The most shared characteristics would be music brought by European and other Western missionaries, such as four-line hymns sung in four-part harmony. Generic praise and worship music and other contemporary popular Christian songs are also shared. The internet and other media have also facilitated shared repertoire from across African nations disseminated by mega-popular Christian singers or groups.

From these examples, it may well appear that there was no Christian music on the continent before the modern Christian missions era that supposedly opened Africa to Christianity for the first time.

When did Christian music in Africa actually begin?

Indigenous African Christianity includes traditions that began long before the faith reached most of Europe. There is a long tradition of rich, non-Euro musics in the Coptic Orthodox Churches in Egypt,  Ethiopia, and Sudan. There is also a thread of  Zionist churches in Eastern, Central and Southern Africa that emerged after modern European contact. They developed particular music styles out of their indigenous musical ethos that was different from other musics in their cultures that did not service Christianity.

James R. Krabill, who edited Worship and Mission for the Global Church: An Ethnodoxology Handbook, has written about the music of the Harrist church in Ivory Coast. They developed unique Christian songs after they became Christians and continued in the faith when the Liberian evangelist William Harris was expelled. These songs were unique cultural compositions. Therefore, there is a rich and diverse Christian musical heritage in Africa that is being shared more immediately today because of technology and the internet.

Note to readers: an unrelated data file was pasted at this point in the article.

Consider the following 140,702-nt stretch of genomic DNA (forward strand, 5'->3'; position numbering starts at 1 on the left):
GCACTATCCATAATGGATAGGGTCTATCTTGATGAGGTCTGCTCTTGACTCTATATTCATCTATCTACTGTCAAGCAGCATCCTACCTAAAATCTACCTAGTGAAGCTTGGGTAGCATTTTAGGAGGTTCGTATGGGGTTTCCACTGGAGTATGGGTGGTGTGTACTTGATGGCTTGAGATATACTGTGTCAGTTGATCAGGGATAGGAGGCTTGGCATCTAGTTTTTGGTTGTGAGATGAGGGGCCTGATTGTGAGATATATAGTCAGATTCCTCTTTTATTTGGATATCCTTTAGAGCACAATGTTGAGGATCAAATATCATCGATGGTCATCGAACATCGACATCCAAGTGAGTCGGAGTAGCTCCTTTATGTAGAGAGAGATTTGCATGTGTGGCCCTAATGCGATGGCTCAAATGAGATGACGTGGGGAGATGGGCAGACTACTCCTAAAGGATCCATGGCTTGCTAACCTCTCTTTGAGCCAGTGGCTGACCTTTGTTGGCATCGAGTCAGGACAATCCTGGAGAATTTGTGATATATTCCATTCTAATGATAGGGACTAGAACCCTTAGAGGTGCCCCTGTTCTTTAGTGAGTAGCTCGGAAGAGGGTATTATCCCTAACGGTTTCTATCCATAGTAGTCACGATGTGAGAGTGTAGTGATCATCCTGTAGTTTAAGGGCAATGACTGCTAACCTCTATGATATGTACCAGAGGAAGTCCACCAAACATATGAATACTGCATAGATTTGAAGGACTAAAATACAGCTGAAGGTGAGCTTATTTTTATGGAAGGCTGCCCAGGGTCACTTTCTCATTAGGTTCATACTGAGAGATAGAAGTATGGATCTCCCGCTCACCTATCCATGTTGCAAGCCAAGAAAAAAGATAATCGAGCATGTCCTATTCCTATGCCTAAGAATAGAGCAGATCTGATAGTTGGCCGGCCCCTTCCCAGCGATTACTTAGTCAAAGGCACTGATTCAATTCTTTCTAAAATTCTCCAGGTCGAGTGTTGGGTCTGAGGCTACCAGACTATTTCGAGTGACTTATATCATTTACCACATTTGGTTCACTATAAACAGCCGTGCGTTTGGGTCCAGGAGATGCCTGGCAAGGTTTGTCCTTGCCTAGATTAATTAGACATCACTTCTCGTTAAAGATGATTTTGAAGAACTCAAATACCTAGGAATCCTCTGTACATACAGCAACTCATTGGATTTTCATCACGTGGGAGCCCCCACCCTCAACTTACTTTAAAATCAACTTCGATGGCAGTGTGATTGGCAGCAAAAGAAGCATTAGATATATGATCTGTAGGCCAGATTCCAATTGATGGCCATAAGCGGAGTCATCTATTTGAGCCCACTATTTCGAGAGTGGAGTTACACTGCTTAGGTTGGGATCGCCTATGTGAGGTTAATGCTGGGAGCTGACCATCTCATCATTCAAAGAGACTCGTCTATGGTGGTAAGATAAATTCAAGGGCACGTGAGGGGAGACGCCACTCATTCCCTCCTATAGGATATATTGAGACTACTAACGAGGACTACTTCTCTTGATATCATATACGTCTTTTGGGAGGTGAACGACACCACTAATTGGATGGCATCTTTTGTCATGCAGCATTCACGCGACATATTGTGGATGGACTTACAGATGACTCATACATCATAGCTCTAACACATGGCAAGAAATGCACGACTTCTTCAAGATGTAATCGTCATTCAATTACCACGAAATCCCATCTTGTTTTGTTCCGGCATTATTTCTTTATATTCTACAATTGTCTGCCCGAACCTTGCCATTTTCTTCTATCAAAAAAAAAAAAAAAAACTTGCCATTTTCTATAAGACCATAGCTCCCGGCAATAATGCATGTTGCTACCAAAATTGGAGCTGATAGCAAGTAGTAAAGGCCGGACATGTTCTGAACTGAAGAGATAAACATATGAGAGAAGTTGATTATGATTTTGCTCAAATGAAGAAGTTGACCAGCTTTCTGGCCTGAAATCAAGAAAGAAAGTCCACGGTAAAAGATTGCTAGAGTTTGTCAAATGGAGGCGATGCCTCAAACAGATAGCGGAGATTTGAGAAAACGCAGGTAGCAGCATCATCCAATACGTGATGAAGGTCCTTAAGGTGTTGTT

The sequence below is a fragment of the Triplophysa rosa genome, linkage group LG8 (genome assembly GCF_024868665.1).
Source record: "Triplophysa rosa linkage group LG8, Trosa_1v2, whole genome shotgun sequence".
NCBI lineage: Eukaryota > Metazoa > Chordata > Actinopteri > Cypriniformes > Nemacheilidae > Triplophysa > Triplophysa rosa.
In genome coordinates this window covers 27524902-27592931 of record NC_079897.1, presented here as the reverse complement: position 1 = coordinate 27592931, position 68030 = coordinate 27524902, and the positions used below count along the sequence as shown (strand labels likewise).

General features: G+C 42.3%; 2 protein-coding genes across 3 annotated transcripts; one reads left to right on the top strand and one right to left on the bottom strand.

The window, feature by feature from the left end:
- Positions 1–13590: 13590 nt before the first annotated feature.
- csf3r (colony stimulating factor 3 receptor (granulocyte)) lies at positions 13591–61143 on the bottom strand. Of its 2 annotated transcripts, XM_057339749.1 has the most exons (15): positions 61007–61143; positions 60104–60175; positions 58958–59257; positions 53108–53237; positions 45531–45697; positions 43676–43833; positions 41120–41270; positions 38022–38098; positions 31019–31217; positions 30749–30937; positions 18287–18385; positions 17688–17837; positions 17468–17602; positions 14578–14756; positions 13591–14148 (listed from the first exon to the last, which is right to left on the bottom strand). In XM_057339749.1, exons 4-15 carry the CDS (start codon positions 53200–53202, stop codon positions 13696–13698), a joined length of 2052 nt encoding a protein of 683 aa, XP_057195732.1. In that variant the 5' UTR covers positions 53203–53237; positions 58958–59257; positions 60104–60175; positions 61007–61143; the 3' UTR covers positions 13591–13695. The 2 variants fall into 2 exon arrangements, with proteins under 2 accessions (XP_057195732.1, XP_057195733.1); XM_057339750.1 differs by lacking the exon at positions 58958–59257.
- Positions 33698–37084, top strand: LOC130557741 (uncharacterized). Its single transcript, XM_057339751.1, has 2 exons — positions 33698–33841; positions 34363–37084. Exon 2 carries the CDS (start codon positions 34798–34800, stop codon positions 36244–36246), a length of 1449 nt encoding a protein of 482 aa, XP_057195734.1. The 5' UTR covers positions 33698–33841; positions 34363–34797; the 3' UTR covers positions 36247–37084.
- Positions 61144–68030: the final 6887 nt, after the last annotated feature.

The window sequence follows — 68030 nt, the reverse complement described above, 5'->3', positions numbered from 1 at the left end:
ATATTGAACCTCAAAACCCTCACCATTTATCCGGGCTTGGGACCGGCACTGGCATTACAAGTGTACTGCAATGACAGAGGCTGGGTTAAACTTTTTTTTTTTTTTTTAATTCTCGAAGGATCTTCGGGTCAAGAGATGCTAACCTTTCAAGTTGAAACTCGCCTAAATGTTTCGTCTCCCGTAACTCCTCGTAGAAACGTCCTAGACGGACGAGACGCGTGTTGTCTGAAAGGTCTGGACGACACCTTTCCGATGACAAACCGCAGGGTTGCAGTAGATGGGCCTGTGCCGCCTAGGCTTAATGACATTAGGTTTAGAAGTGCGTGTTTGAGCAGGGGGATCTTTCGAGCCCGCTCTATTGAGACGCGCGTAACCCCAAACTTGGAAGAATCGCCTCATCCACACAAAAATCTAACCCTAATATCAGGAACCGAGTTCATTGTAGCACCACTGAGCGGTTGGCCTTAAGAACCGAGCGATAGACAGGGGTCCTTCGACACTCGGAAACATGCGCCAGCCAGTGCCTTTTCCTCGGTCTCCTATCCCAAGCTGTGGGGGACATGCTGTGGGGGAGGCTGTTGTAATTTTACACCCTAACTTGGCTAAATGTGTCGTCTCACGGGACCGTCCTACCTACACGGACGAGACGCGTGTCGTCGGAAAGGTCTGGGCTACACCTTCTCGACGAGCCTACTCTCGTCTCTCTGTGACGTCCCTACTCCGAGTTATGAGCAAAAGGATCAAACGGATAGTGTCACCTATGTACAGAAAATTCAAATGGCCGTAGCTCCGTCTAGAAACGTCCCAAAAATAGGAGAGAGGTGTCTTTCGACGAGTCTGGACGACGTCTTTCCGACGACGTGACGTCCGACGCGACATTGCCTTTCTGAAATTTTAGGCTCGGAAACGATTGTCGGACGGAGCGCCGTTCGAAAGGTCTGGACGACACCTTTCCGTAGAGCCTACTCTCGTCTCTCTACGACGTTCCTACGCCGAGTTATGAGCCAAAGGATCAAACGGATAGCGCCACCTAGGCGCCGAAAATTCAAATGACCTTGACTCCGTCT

Also, indigenous African music is so much more than a static musical moment from, say, 1823 in one language group. There are histories of the musics of the continent—musics that have developed across time and space. Descriptions and recordings of these orally transmitted forms help us capture the sounds of particular people in a specific time.

Within Africa, do Christians often learn and use each other’s indigenous African musics?

In many African countries, we are used to hearing, speaking, and singing in several languages and dialects. That is in part because colonialism forced us to cohabit and become citizens of a nation out of many different languages and political systems. We literally communicated with each other using European languages, among other things. I grew up in Kenya. My parents’ village was composed of various culture groups, languages, and dialects. I went to school in other parts of Kenya and learned even more foreign languages apart from English and Kiswahili.